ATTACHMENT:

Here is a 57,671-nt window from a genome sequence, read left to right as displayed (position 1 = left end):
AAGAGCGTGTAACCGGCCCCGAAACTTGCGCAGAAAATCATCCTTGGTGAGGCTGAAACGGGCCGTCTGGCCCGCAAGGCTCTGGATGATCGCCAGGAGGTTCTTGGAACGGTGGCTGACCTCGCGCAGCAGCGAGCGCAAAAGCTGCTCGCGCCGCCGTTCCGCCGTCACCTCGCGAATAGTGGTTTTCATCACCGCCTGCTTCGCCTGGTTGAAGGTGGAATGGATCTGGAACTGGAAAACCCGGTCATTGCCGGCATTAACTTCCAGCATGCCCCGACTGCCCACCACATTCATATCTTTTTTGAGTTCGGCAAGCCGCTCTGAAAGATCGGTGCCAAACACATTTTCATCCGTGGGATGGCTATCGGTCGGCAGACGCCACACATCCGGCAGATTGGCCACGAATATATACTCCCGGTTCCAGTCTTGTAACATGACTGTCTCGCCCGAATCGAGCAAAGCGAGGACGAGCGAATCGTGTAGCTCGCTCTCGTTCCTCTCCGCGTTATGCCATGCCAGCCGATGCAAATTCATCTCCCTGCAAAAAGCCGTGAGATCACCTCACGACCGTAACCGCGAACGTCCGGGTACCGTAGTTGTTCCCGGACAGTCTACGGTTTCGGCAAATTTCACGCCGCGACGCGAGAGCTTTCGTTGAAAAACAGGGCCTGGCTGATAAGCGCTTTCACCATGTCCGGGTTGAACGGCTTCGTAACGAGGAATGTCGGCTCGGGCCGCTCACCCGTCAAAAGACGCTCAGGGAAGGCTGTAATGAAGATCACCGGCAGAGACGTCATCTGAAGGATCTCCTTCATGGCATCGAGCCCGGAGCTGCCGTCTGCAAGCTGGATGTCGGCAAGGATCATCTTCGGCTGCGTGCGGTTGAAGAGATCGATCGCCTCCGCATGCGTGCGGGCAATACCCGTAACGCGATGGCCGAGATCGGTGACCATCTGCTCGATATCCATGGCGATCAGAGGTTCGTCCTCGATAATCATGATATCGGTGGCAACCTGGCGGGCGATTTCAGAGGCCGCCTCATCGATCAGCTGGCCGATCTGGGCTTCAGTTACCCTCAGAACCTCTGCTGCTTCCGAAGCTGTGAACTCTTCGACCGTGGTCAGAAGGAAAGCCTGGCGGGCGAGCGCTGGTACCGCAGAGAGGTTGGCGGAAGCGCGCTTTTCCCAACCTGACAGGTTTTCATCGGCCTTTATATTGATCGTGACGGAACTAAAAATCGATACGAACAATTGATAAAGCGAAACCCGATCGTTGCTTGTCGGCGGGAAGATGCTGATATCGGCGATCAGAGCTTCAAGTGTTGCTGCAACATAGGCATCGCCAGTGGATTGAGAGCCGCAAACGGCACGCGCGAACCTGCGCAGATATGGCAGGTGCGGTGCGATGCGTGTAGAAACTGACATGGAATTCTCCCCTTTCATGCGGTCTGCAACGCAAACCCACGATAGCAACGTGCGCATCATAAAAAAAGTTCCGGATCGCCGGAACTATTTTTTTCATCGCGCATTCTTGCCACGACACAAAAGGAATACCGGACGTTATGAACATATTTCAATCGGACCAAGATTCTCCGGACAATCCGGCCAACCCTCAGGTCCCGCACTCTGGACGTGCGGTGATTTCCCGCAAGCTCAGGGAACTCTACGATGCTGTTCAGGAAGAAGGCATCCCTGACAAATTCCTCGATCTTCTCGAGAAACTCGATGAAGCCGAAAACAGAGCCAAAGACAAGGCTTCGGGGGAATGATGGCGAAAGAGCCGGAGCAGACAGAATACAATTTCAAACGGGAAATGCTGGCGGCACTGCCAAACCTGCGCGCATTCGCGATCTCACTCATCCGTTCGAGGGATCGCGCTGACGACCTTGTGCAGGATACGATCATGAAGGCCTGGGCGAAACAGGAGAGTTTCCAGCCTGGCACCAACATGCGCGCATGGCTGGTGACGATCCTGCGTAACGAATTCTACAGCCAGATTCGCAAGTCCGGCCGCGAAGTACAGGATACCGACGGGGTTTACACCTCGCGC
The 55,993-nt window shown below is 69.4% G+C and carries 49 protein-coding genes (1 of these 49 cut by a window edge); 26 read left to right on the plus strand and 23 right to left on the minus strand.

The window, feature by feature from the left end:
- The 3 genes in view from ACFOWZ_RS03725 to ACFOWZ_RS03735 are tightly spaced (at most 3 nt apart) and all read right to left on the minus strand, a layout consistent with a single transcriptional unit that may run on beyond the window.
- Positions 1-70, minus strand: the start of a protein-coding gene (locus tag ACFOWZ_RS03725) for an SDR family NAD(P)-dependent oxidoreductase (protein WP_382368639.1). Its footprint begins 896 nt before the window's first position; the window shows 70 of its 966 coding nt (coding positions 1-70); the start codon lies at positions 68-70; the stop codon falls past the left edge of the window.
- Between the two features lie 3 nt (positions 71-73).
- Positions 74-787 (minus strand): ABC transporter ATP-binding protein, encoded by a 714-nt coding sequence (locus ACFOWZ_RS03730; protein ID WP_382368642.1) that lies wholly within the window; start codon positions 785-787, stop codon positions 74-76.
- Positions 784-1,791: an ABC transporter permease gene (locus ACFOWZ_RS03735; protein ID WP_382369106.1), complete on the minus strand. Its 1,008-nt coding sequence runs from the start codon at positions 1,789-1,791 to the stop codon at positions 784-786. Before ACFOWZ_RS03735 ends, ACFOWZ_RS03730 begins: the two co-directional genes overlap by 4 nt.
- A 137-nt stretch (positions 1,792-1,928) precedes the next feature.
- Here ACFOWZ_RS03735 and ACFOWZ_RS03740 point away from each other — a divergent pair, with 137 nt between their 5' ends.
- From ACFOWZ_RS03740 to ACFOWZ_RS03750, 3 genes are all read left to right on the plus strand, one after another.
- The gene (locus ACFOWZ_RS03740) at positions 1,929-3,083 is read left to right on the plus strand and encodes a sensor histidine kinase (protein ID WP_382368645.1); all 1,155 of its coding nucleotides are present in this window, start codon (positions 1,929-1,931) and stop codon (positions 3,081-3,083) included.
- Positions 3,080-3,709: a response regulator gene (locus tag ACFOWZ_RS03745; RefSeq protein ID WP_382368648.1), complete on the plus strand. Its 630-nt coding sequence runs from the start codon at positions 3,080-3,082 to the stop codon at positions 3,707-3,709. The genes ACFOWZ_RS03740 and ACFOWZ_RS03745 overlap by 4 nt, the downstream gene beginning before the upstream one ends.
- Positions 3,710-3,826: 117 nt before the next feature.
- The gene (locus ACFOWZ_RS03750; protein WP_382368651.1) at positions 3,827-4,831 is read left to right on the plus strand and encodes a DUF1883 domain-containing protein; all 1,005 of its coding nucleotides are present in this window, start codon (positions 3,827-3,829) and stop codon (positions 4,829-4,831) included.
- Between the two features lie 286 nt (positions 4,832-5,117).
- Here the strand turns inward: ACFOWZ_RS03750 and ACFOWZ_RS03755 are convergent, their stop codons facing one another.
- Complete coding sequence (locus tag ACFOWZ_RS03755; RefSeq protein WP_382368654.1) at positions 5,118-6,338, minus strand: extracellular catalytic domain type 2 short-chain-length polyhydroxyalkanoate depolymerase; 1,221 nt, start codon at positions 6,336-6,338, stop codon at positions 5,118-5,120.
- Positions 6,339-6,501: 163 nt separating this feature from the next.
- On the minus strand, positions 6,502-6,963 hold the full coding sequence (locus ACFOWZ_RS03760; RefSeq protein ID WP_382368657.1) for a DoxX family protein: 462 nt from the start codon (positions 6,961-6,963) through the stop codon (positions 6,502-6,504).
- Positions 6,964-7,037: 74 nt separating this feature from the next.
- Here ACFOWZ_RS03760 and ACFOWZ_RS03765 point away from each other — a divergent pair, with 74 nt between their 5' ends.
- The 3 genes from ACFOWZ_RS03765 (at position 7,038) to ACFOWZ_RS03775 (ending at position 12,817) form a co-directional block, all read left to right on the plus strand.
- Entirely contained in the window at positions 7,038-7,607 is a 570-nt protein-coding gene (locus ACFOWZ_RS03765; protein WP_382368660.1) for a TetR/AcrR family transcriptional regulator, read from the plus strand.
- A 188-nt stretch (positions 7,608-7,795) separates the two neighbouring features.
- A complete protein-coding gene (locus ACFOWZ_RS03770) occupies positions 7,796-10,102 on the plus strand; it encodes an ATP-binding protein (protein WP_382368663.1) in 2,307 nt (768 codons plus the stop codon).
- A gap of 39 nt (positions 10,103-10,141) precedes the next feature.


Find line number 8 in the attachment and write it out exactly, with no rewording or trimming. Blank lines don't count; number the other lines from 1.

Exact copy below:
- Positions 74-787 (minus strand): ABC transporter ATP-binding protein, encoded by a 714-nt coding sequence (locus ACFOWZ_RS03730; protein ID WP_382368642.1) that lies wholly within the window; start codon positions 785-787, stop codon positions 74-76.